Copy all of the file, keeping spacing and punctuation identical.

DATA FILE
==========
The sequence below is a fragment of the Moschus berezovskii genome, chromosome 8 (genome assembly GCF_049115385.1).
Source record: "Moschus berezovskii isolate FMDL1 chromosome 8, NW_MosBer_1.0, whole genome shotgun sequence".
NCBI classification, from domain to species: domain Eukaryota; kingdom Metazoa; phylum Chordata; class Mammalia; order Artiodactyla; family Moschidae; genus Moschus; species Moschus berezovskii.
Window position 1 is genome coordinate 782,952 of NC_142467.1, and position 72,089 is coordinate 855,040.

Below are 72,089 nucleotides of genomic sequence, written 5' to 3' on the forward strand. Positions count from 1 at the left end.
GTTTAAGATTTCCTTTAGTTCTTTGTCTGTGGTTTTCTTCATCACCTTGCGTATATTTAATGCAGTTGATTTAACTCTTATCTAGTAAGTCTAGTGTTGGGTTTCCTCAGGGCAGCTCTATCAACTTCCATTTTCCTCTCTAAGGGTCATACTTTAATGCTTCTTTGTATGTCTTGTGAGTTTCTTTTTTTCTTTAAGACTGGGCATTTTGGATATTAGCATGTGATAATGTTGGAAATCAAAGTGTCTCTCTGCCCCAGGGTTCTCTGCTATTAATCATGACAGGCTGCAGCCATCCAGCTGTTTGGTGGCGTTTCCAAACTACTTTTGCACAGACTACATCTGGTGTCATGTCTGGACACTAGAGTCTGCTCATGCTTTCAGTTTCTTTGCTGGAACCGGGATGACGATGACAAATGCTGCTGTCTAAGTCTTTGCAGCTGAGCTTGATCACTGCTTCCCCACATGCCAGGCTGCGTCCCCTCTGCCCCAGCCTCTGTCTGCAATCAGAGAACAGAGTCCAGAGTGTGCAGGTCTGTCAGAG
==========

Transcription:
The sequence below is a fragment of the Moschus berezovskii genome, chromosome 8 (genome assembly GCF_049115385.1).
Source record: "Moschus berezovskii isolate FMDL1 chromosome 8, NW_MosBer_1.0, whole genome shotgun sequence".
NCBI classification, from domain to species: domain Eukaryota; kingdom Metazoa; phylum Chordata; class Mammalia; order Artiodactyla; family Moschidae; genus Moschus; species Moschus berezovskii.
Window position 1 is genome coordinate 782,952 of NC_142467.1, and position 72,089 is coordinate 855,040.

Below are 72,089 nucleotides of genomic sequence, written 5' to 3' on the forward strand. Positions count from 1 at the left end.
GTTTAAGATTTCCTTTAGTTCTTTGTCTGTGGTTTTCTTCATCACCTTGCGTATATTTAATGCAGTTGATTTAACTCTTATCTAGTAAGTCTAGTGTTGGGTTTCCTCAGGGCAGCTCTATCAACTTCCATTTTCCTCTCTAAGGGTCATACTTTAATGCTTCTTTGTATGTCTTGTGAGTTTCTTTTTTTCTTTAAGACTGGGCATTTTGGATATTAGCATGTGATAATGTTGGAAATCAAAGTGTCTCTCTGCCCCAGGGTTCTCTGCTATTAATCATGACAGGCTGCAGCCATCCAGCTGTTTGGTGGCGTTTCCAAACTACTTTTGCACAGACTACATCTGGTGTCATGTCTGGACACTAGAGTCTGCTCATGCTTTCAGTTTCTTTGCTGGAACCGGGATGACGATGACAAATGCTGCTGTCTAAGTCTTTGCAGCTGAGCTTGATCACTGCTTCCCCACATGCCAGGCTGCGTCCCCTCTGCCCCAGCCTCTGTCTGCAATCAGAGAACAGAGTCCAGAGTGTGCAGGTCTGTCAGAG